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Friday, 23 June, 2000, 11:09 GMT 12:09 UK
The Airbus fight to stay ahead
Airbus planes
European airlines join forces to compete with US companies
News that Airbus is to build the world's largest passenger jet is the latest step in the consortium's efforts to challenge US domination of the aviation industry.

Thirty years ago, France's Aerospatiale and Germany's Daimler-Benz Aerospace joined forces to create Airbus, realising that no single European manufacturer had the resources to overcome the US giants.

Airbus history
1969 - Sud Aviation and Deutsche Airbus decide to launch Airbus A300
1970 - creation of Airbus Industrie
1971 - Casa joins Airbus Industrie
1978 - A310 launched (short version of A300)
1979 - British Aerospace becomes fourth Airbus partner
1984 - launch of A320
1987 - A330/A340 programme launched
1989 - A321 launched (extended A320)
A319 launched (short A320)
Launch of A318, smallest Airbus plane
1999 - plans for EADS merger announced
2000 - commercial launch of A3XX
2000 - Airbus consortium to become a corporation
2005 - A3XX to go into service
Then European manufacturers produced only 10% of all commercial aircraft, despite having one quarter of all airline business. Now Airbus can celebrate its 30th birthday in December, revelling in its 50% share of the market for new aircraft.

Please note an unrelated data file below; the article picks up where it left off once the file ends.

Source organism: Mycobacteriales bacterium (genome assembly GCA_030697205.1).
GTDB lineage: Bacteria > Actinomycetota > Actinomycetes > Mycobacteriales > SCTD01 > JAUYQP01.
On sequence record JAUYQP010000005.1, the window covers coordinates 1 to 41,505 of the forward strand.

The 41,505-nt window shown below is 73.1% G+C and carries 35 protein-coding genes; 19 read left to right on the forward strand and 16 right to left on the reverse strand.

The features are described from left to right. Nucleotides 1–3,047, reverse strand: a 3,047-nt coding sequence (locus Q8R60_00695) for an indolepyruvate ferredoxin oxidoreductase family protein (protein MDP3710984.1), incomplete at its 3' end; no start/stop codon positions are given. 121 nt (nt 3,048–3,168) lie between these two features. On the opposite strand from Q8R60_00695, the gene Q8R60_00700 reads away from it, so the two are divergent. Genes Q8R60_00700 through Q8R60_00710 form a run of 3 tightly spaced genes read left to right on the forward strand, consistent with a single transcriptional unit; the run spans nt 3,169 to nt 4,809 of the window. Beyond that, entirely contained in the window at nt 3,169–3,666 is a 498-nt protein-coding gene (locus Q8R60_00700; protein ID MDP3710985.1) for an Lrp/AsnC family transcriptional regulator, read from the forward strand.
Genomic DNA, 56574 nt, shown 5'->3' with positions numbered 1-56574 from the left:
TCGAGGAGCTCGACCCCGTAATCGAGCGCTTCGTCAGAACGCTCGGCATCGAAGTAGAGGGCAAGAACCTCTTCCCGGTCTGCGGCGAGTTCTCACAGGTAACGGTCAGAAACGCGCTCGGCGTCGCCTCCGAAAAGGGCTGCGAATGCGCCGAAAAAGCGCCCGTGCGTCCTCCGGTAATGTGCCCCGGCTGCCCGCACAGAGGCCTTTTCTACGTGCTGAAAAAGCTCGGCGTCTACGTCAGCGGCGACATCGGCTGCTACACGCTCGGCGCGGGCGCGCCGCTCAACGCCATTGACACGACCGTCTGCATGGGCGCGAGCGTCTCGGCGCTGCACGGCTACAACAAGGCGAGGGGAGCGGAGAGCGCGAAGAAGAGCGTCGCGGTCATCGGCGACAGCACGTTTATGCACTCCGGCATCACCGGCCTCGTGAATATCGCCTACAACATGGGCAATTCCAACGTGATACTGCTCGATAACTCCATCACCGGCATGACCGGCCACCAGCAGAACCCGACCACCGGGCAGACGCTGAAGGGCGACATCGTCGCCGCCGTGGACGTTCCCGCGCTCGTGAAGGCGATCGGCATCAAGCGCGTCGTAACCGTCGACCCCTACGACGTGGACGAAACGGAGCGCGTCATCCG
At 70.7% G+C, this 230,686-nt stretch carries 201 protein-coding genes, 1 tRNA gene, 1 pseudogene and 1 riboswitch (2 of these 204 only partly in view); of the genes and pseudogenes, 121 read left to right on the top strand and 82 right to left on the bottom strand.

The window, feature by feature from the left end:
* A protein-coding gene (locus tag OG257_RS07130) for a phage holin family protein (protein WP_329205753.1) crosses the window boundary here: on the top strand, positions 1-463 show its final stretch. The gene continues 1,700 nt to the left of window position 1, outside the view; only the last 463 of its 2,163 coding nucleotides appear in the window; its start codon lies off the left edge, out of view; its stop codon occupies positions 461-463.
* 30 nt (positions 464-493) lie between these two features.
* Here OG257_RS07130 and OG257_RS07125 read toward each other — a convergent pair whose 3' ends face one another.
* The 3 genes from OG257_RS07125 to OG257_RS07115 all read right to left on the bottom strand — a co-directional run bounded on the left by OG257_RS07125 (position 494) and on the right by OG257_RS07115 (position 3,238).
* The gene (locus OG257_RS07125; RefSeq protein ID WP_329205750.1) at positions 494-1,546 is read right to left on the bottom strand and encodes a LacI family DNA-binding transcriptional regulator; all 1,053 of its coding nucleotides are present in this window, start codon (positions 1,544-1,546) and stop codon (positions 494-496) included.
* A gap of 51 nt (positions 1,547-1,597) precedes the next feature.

It has now agreed to transform itself into a private commercial company. France's Aerospatiale Matra, Germany's DaimlerChrysler Aerospace (Dasa), and Spain's Casa are merging to form the European Aerospace, Defence and Space Company (EADS).

The other member of the Airbus group, BAE Systems, was created when British Aerospace acquired the defence business of GEC.

Spain's Casa had joined the consortium in 1971, taking a small stake.

A300 takes flight

In 1972, the consortium's first aircraft, the A300, was launched.

The launch of the A300 was overshadowed by another European innovation - the Franco-British supersonic airliner Concorde.

Airbus's success has been hesitant, with the company finding it difficult to break into the US market. For the first few years, it mainly sold to other state-owned European carriers.

By the end of 1975, Airbus had contracts from three foreign airlines and a total of 55 aircraft on order.

But following this success, the company failed to get another order for 16 months.

In 1976, Eastern Airlines decided to lease A300B4s, a move which persuaded other carriers to place orders as well.

By 1979, the consortium had 256 orders from 32 customers and 81 aircraft in service with 14 operators.

BAE Systems joined the consortium in December 1979, taking a 20% stake. The German and French partners now had a 37.9% stake each and Casa kept its 4.2% stake.

Outnumbered by Boeing

The consortium has delivered 200 A330/A340s and has orders for 400 more. It has expanded its family of aircraft to 16 and has enough orders on its books for the next four years of production.

But Airbus are still outnumbered by Boeings on the world's aircraft stands by six to one.

This situation could improve with the development of the A3XX and its decision to turn itself into a commercial company.

Its commercial operations had previously been hampered by the loose nature of the relationship between the partners, Germany's Deutsche Aerospace, France's Aerospatiale, Britain's British Aerospace and Spain's Casa.

Airbus employs about 40,000 people .

The consortium's success has been dogged by accusations of too generous government subsidies, in a dispute which dogged US-EU trade talks.

Airbus pointed out that the US civil aviation industry benefits from a multitude of government aid as well, notably via military research and development spending.

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